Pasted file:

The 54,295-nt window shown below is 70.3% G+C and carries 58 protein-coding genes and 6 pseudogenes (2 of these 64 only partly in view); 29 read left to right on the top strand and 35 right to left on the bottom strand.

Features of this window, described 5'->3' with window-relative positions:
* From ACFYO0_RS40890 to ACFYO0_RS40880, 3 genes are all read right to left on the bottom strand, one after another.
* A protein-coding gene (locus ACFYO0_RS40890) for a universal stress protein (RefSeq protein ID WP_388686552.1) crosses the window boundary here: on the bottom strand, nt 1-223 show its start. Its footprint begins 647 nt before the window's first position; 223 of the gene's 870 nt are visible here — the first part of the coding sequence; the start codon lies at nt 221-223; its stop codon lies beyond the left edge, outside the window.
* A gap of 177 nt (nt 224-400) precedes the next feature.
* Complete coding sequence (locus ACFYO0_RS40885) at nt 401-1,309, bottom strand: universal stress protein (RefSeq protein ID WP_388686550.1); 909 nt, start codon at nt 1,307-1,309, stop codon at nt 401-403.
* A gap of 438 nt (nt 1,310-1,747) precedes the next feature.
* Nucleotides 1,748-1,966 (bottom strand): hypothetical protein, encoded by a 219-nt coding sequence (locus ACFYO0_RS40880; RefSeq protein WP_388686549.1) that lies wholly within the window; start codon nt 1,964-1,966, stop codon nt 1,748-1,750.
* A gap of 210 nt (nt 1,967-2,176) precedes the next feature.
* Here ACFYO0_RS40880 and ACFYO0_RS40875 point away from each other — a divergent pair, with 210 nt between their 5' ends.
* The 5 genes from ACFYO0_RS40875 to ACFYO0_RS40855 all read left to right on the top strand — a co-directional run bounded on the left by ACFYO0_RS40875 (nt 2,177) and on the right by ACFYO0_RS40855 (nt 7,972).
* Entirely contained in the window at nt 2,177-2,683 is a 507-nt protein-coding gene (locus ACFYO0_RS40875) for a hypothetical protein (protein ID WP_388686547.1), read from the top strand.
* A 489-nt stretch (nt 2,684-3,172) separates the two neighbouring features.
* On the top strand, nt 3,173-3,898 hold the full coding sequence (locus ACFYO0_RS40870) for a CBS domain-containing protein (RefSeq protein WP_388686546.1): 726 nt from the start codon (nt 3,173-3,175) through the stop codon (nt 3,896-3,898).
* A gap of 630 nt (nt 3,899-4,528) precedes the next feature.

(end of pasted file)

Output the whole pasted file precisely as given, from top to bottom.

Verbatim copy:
The 54,295-nt window shown below is 70.3% G+C and carries 58 protein-coding genes and 6 pseudogenes (2 of these 64 only partly in view); 29 read left to right on the top strand and 35 right to left on the bottom strand.

Features of this window, described 5'->3' with window-relative positions:
* From ACFYO0_RS40890 to ACFYO0_RS40880, 3 genes are all read right to left on the bottom strand, one after another.
* A protein-coding gene (locus ACFYO0_RS40890) for a universal stress protein (RefSeq protein ID WP_388686552.1) crosses the window boundary here: on the bottom strand, nt 1-223 show its start. Its footprint begins 647 nt before the window's first position; 223 of the gene's 870 nt are visible here — the first part of the coding sequence; the start codon lies at nt 221-223; its stop codon lies beyond the left edge, outside the window.
* A gap of 177 nt (nt 224-400) precedes the next feature.
* Complete coding sequence (locus ACFYO0_RS40885) at nt 401-1,309, bottom strand: universal stress protein (RefSeq protein ID WP_388686550.1); 909 nt, start codon at nt 1,307-1,309, stop codon at nt 401-403.
* A gap of 438 nt (nt 1,310-1,747) precedes the next feature.
* Nucleotides 1,748-1,966 (bottom strand): hypothetical protein, encoded by a 219-nt coding sequence (locus ACFYO0_RS40880; RefSeq protein WP_388686549.1) that lies wholly within the window; start codon nt 1,964-1,966, stop codon nt 1,748-1,750.
* A gap of 210 nt (nt 1,967-2,176) precedes the next feature.
* Here ACFYO0_RS40880 and ACFYO0_RS40875 point away from each other — a divergent pair, with 210 nt between their 5' ends.
* The 5 genes from ACFYO0_RS40875 to ACFYO0_RS40855 all read left to right on the top strand — a co-directional run bounded on the left by ACFYO0_RS40875 (nt 2,177) and on the right by ACFYO0_RS40855 (nt 7,972).
* Entirely contained in the window at nt 2,177-2,683 is a 507-nt protein-coding gene (locus ACFYO0_RS40875) for a hypothetical protein (protein ID WP_388686547.1), read from the top strand.
* A 489-nt stretch (nt 2,684-3,172) separates the two neighbouring features.
* On the top strand, nt 3,173-3,898 hold the full coding sequence (locus ACFYO0_RS40870) for a CBS domain-containing protein (RefSeq protein WP_388686546.1): 726 nt from the start codon (nt 3,173-3,175) through the stop codon (nt 3,896-3,898).
* A gap of 630 nt (nt 3,899-4,528) precedes the next feature.